Historically, Black women have not been heavily featured in the popular comic book universes, with the few exceptions of Storm, Misty Knight, and Vixen. However, with the rise in popularity of comic books academically and cinematically, Black women and girls are beginning to have a regular presence. This popularity has sparked new inquiries between black comic book characters and Afrofuturism. Since Afrofuturism offers a way to take hold of the future, particularly in this case of the Black female, it ensures another avenue to reclaim African diasporic voices, subjectivity, and humanity. Thus, comic books can be a medium that integrates Afrofuturism as a genre by providing a fantasy setting and visual storytelling. The growing popularity of Afrofuturism and comic books within popular culture creates innovative approaches to discussing race, gender, science and technology, and fantasy. These growing relationships and narratives are worthy of further investigation.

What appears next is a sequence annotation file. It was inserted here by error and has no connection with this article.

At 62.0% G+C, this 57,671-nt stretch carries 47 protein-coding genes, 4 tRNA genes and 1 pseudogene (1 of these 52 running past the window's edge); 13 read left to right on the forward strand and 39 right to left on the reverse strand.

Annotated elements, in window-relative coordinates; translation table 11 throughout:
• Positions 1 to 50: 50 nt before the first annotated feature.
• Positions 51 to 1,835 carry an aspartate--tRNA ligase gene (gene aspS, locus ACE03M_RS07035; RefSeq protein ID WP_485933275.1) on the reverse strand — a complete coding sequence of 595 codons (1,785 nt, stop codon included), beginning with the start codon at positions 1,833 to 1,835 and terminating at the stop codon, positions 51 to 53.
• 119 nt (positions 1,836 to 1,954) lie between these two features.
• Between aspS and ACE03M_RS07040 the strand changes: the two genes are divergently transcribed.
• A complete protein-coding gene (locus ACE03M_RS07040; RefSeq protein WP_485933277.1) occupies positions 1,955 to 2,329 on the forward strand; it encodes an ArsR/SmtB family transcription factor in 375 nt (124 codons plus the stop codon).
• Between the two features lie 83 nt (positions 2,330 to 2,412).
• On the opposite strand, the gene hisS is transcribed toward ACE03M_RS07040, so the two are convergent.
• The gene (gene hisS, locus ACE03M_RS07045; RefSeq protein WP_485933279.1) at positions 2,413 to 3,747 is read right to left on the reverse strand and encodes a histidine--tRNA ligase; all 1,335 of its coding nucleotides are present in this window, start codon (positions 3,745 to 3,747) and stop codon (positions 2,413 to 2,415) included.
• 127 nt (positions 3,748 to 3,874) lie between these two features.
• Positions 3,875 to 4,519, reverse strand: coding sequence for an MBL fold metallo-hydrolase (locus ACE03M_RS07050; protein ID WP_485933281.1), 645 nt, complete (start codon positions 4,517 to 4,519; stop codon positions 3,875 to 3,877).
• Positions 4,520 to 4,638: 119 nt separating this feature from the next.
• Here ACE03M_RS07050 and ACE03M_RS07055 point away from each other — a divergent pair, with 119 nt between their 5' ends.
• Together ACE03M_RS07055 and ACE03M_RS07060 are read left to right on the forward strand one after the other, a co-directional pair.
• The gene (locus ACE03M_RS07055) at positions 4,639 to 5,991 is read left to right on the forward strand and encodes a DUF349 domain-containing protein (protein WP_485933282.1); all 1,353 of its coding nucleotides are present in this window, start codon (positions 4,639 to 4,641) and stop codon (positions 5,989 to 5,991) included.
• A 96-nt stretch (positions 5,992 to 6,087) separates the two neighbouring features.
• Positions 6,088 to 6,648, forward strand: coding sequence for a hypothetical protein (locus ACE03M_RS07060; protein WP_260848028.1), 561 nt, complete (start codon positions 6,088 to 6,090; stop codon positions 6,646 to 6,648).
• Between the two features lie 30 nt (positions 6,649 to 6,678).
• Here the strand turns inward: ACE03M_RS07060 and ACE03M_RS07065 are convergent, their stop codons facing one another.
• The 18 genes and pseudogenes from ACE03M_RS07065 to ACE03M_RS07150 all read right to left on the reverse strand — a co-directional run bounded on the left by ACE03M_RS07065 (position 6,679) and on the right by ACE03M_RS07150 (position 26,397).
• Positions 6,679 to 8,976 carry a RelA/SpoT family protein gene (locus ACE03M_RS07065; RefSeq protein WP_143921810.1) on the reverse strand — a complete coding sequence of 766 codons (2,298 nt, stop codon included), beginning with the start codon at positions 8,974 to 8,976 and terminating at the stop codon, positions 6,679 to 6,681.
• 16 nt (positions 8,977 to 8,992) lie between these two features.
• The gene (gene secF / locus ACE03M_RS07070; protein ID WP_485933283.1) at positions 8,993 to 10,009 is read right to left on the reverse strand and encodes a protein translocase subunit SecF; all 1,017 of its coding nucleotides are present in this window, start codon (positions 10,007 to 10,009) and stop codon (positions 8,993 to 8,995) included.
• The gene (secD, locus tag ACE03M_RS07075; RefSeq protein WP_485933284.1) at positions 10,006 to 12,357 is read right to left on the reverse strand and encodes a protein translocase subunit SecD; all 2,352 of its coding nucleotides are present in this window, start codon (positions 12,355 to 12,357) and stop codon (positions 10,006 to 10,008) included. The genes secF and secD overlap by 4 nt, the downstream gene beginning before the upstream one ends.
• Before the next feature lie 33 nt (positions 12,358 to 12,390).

Misty Knight, 2016 (Marvel Comics)